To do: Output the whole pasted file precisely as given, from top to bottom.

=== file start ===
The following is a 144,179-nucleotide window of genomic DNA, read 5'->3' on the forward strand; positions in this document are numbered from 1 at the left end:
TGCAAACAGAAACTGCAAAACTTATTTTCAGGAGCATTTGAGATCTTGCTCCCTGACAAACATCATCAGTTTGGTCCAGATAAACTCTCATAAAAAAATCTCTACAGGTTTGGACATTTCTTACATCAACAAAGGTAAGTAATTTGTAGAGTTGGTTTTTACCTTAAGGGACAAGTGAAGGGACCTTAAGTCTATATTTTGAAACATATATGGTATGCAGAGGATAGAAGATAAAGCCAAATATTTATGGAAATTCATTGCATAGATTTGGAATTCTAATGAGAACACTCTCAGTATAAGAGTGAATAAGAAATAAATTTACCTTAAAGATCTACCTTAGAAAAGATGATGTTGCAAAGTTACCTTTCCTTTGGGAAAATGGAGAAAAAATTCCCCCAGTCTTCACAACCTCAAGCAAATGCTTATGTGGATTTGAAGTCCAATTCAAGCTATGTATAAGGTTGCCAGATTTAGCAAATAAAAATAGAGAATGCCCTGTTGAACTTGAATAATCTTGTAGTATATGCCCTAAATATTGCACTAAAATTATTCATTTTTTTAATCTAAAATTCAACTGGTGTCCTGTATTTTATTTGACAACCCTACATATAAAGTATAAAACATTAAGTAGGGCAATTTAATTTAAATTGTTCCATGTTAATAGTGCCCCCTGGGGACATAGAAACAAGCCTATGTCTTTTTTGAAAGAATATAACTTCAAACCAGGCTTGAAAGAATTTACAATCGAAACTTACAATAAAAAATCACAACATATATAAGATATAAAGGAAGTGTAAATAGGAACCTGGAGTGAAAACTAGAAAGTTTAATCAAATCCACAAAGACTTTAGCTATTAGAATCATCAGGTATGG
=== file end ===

The following is a 144,179-nucleotide window of genomic DNA, read 5'->3' on the forward strand; positions in this document are numbered from 1 at the left end:
TGCAAACAGAAACTGCAAAACTTATTTTCAGGAGCATTTGAGATCTTGCTCCCTGACAAACATCATCAGTTTGGTCCAGATAAACTCTCATAAAAAAATCTCTACAGGTTTGGACATTTCTTACATCAACAAAGGTAAGTAATTTGTAGAGTTGGTTTTTACCTTAAGGGACAAGTGAAGGGACCTTAAGTCTATATTTTGAAACATATATGGTATGCAGAGGATAGAAGATAAAGCCAAATATTTATGGAAATTCATTGCATAGATTTGGAATTCTAATGAGAACACTCTCAGTATAAGAGTGAATAAGAAATAAATTTACCTTAAAGATCTACCTTAGAAAAGATGATGTTGCAAAGTTACCTTTCCTTTGGGAAAATGGAGAAAAAATTCCCCCAGTCTTCACAACCTCAAGCAAATGCTTATGTGGATTTGAAGTCCAATTCAAGCTATGTATAAGGTTGCCAGATTTAGCAAATAAAAATAGAGAATGCCCTGTTGAACTTGAATAATCTTGTAGTATATGCCCTAAATATTGCACTAAAATTATTCATTTTTTTAATCTAAAATTCAACTGGTGTCCTGTATTTTATTTGACAACCCTACATATAAAGTATAAAACATTAAGTAGGGCAATTTAATTTAAATTGTTCCATGTTAATAGTGCCCCCTGGGGACATAGAAACAAGCCTATGTCTTTTTTGAAAGAATATAACTTCAAACCAGGCTTGAAAGAATTTACAATCGAAACTTACAATAAAAAATCACAACATATATAAGATATAAAGGAAGTGTAAATAGGAACCTGGAGTGAAAACTAGAAAGTTTAATCAAATCCACAAAGACTTTAGCTATTAGAATCATCAGGTATGG